I promised David Lehman I'd write about jazz, and I will, a bit later. But I thought I'd begin with some thoughts on a bit of po-biz news that intersects with another part of my professional life. I make a part of my living as a technology reporter for Publishers Weekly, for whom I've written many stories about the burgeoning E-book business over the past couple of years. It's recently come to my attention that the poetry and short fiction publisher BOA Editions, Ltd., has just made three of its book available for the Amazon Kindle e-reader device, which seems to be to be a good opportunity to think about the potential for e-books and the poetry scene.
(First, however, I should disclose that BOA is indeed publishing my next book in May, though no one at BOA told me that they had been working on producing Kindle editions of BOA books, and I found out when I happened to scan the BOAfacebook page (and we'll leave the intersection of poetry and social networking for another day). BOA is the first mostly-poetry press I know of to do Kindle books (though I know, too, thatGraywolf has begun to publish at least its fiction in electronic form), so BOA seems like a good place to start).
As you'll see here at the top of BOA's website, three books--collections of prose poems by Russell Edson and Nin Andrews, as well as a book of stories by Martha Ronk--are now available for the Kindle. And for only $7. Now I know that many a book person probably cringes at the thought of their precious books being reduced to ones and zeros, especially precious poetry books, which are more like talismans to ward off ignorance and existential loneliness than bound stacks of papers. I'm the same way, believe me. I LOVE my books. One of my favorite things is to fall asleep with a book on my chest--sometimes, I'm not even reading the damn thing: I just put the closed book on my chest and close my eyes. Books are warm and friendly; electronic files are abstract and confusing (though I would think a Kindle or Sony reader is at least slightly warm, electronic as it is).
But then, the Internet has made this, I'd think, the most literate moment in history. We spend more of our time than ever reading various kinds of texts, researching our interests, commenting. I can't help but think that's a very good thing. Sure, we're less tempted to actually speak to other people, but unless you're very weird, you still do (if you are weird, you probably found a way of not speaking to people well before the Internet came along to help). One the whole, I think Google and others' efforts to put books online is absolutely necessary--we need to have the sum-total as it were of our knowledge archived and made accessible to anyone who wants it.
I don't know if e-reader devices are here to stay. My guess is that in a few years, we'll have computers with screens as flexible as fruit roll-ups that we can fold out of our pockets and do all the reading and writing we want. But they're here now, and I'm glad to see some poetry, some new poetry, popping up on them. Let's face it--poetry don't make much money, it don't sell in huge quantities, and it takes up space in distributors' warehouses while it isn't selling, making those distributors less amenable to carrying more poetry in the future. E-books of poetry can solve these problems. Plus, once poetry goes out of print, the demand is often too small to warrant another printing. I, for instance, would love it if there were e-books, say, of the entire now-defunct U of Georgia contemporary poetry series. Or of all the past Yale winners books. Why, for instance, can't I get my hands on a copy of Bridget Pegeen Kelly's Yale winning debut. If I could, as an e-books, you can bet I'd shell out $7 for it.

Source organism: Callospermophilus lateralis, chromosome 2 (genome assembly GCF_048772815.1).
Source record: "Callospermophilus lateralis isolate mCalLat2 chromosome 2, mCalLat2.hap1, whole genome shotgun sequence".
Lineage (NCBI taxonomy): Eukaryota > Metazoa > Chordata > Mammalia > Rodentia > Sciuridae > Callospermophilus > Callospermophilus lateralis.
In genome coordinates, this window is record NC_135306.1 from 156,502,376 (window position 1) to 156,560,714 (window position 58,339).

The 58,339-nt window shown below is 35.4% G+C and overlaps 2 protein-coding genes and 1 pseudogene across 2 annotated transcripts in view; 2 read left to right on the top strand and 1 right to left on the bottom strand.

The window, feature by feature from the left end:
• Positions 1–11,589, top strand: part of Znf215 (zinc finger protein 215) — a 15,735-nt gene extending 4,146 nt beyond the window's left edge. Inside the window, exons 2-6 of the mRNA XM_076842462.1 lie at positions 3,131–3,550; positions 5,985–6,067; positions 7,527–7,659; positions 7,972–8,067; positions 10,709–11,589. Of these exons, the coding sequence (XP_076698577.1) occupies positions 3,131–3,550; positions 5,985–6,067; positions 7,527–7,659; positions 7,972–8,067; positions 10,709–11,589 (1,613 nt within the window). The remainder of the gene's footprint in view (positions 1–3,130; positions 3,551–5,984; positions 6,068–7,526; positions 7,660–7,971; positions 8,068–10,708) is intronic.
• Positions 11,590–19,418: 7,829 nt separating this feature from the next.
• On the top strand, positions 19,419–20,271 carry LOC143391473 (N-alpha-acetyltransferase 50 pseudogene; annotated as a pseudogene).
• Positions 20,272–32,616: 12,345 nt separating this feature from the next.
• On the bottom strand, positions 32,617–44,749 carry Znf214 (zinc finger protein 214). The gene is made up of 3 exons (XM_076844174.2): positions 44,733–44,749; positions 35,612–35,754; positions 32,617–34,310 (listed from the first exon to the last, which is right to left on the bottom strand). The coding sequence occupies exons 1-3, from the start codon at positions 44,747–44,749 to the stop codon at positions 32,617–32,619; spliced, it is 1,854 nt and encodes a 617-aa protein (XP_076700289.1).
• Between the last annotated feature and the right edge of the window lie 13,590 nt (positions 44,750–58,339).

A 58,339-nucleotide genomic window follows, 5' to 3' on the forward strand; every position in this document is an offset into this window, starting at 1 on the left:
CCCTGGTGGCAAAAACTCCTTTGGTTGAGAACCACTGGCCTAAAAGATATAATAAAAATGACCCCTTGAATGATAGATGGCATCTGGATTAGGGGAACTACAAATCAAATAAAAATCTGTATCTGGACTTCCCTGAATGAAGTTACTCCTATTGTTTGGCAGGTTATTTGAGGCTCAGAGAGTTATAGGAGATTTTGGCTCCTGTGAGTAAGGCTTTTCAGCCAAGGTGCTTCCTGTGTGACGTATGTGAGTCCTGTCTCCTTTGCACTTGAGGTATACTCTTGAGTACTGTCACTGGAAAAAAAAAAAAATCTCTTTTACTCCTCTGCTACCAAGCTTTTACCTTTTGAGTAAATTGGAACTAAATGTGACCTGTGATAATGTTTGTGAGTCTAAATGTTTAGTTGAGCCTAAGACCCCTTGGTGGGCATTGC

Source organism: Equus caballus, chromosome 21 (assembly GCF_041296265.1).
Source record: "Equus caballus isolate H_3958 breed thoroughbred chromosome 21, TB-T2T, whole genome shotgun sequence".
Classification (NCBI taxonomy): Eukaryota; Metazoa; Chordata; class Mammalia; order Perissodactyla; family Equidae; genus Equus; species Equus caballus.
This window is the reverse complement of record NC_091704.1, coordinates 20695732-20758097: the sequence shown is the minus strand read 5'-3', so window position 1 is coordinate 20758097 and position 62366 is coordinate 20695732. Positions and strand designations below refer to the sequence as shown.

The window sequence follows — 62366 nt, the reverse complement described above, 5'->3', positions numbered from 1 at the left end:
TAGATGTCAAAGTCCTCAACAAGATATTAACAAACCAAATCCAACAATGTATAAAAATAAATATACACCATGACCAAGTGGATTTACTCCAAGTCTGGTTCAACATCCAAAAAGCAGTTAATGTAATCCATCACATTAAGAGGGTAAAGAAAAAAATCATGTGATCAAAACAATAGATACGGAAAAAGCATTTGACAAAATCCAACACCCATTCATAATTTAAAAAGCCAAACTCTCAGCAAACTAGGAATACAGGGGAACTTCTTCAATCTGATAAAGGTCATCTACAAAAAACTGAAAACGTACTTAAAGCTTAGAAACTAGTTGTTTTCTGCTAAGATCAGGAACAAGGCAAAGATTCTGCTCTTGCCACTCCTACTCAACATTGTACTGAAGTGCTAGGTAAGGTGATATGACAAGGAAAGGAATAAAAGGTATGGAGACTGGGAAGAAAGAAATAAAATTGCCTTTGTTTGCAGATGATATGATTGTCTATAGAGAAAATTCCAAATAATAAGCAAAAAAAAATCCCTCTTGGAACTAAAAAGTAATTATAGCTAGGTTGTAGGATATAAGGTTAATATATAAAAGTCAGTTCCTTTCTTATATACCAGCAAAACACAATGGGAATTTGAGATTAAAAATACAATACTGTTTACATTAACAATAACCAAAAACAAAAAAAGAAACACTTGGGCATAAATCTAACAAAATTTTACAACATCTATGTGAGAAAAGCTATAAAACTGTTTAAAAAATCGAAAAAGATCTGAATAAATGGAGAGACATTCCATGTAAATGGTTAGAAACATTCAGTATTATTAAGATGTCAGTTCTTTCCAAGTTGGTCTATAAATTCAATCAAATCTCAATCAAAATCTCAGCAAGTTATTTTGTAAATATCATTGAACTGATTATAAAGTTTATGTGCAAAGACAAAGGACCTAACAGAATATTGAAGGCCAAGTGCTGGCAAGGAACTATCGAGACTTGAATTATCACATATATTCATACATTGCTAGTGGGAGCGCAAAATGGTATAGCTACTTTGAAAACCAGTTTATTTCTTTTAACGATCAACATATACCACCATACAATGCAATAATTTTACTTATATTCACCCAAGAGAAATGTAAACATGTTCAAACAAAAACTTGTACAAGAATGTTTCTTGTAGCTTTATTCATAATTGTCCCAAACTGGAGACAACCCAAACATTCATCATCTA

That said, I think the best use for standalone e-books readers like the Kindle is for periodicals. What I would LOVE is to see literary magazines go electric. I would love to read them on screen, rather than read them once and then watch them pile up all over the house. And chapbooks could have a nice life as digital editions too--their distribution is often too small and local.
Now, I'm not advocating that we scrap paper poetry books by any means, I only wish I saw more poetry publishers thinking about the potential of e-books for our little poetry world. I think a lot could be accomplished.
Now, I'll say more about jazz later in the week, but for today I'll offer some recommended listening. I've been a bit obsessed with Louis Armstrong lately, having just finished reading a forthcoming biography of him called POPS by TerryTeachout , which I'm reviewing. It's hard, especially for the youngsters among us, to put Armstrong in perspective. He was a superstar at a time before superstars, and a musical innovator who can now sound a bit quaint and un -edgy. But, if one can keep one's ears open, the music is pretty awesome. So, may I submit for your approval this album: LOUIS ARMSTRONG PLAYS W.C. HANDY. This is probably the trumpeter's best mid-late career record, his versions of songs by one of the fathers of the blues, recorded with his All-Stars, the small group he played with for about the last third of his career. The songs--boisterous instrumentals, with lovely sung passages by Armstrong and his group's female vocalist whose name I can't now conjure--are surprisingly hard-hitting and deep if ultimately joyful. I downloaded my copy digitally--MP3s strike me as by far the best way to distribute music, for what it's worth. It's good listening for what seems like the first real day of fall. Talk to you tomorrow.